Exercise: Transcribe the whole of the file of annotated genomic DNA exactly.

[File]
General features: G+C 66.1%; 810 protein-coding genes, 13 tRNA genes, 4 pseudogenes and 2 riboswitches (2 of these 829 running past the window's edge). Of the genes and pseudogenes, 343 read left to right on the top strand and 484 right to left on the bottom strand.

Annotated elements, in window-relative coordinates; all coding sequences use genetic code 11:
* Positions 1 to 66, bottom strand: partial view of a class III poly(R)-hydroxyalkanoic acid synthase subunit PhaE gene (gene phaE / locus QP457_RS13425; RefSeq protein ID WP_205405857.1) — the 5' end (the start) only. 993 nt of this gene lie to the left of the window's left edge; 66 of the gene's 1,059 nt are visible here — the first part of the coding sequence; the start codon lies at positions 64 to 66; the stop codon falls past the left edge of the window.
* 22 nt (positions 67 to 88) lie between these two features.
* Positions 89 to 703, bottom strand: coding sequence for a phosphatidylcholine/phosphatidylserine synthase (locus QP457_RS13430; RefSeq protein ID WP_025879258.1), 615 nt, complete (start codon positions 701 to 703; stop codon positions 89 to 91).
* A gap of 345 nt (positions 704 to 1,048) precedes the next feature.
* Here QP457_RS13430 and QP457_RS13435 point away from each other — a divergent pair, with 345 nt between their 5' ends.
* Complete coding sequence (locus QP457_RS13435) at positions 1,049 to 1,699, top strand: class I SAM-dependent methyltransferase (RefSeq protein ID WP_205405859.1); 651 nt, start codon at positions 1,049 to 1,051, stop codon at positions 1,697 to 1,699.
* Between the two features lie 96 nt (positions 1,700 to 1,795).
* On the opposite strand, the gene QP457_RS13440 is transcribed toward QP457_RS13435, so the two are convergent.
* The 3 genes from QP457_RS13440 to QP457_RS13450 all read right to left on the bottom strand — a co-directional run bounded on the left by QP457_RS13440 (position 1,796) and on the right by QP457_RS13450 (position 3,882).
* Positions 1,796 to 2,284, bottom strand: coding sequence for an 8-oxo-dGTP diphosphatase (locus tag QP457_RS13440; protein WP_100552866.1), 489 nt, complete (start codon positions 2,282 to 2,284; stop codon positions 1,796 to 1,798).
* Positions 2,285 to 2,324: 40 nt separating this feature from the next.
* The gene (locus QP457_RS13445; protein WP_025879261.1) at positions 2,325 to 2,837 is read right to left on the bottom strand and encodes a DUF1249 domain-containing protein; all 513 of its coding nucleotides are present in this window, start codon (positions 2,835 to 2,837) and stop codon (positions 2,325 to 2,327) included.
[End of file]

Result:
General features: G+C 66.1%; 810 protein-coding genes, 13 tRNA genes, 4 pseudogenes and 2 riboswitches (2 of these 829 running past the window's edge). Of the genes and pseudogenes, 343 read left to right on the top strand and 484 right to left on the bottom strand.

Annotated elements, in window-relative coordinates; all coding sequences use genetic code 11:
* Positions 1 to 66, bottom strand: partial view of a class III poly(R)-hydroxyalkanoic acid synthase subunit PhaE gene (gene phaE / locus QP457_RS13425; RefSeq protein ID WP_205405857.1) — the 5' end (the start) only. 993 nt of this gene lie to the left of the window's left edge; 66 of the gene's 1,059 nt are visible here — the first part of the coding sequence; the start codon lies at positions 64 to 66; the stop codon falls past the left edge of the window.
* 22 nt (positions 67 to 88) lie between these two features.
* Positions 89 to 703, bottom strand: coding sequence for a phosphatidylcholine/phosphatidylserine synthase (locus QP457_RS13430; RefSeq protein ID WP_025879258.1), 615 nt, complete (start codon positions 701 to 703; stop codon positions 89 to 91).
* A gap of 345 nt (positions 704 to 1,048) precedes the next feature.
* Here QP457_RS13430 and QP457_RS13435 point away from each other — a divergent pair, with 345 nt between their 5' ends.
* Complete coding sequence (locus QP457_RS13435) at positions 1,049 to 1,699, top strand: class I SAM-dependent methyltransferase (RefSeq protein ID WP_205405859.1); 651 nt, start codon at positions 1,049 to 1,051, stop codon at positions 1,697 to 1,699.
* Between the two features lie 96 nt (positions 1,700 to 1,795).
* On the opposite strand, the gene QP457_RS13440 is transcribed toward QP457_RS13435, so the two are convergent.
* The 3 genes from QP457_RS13440 to QP457_RS13450 all read right to left on the bottom strand — a co-directional run bounded on the left by QP457_RS13440 (position 1,796) and on the right by QP457_RS13450 (position 3,882).
* Positions 1,796 to 2,284, bottom strand: coding sequence for an 8-oxo-dGTP diphosphatase (locus tag QP457_RS13440; protein WP_100552866.1), 489 nt, complete (start codon positions 2,282 to 2,284; stop codon positions 1,796 to 1,798).
* Positions 2,285 to 2,324: 40 nt separating this feature from the next.
* The gene (locus QP457_RS13445; protein WP_025879261.1) at positions 2,325 to 2,837 is read right to left on the bottom strand and encodes a DUF1249 domain-containing protein; all 513 of its coding nucleotides are present in this window, start codon (positions 2,835 to 2,837) and stop codon (positions 2,325 to 2,327) included.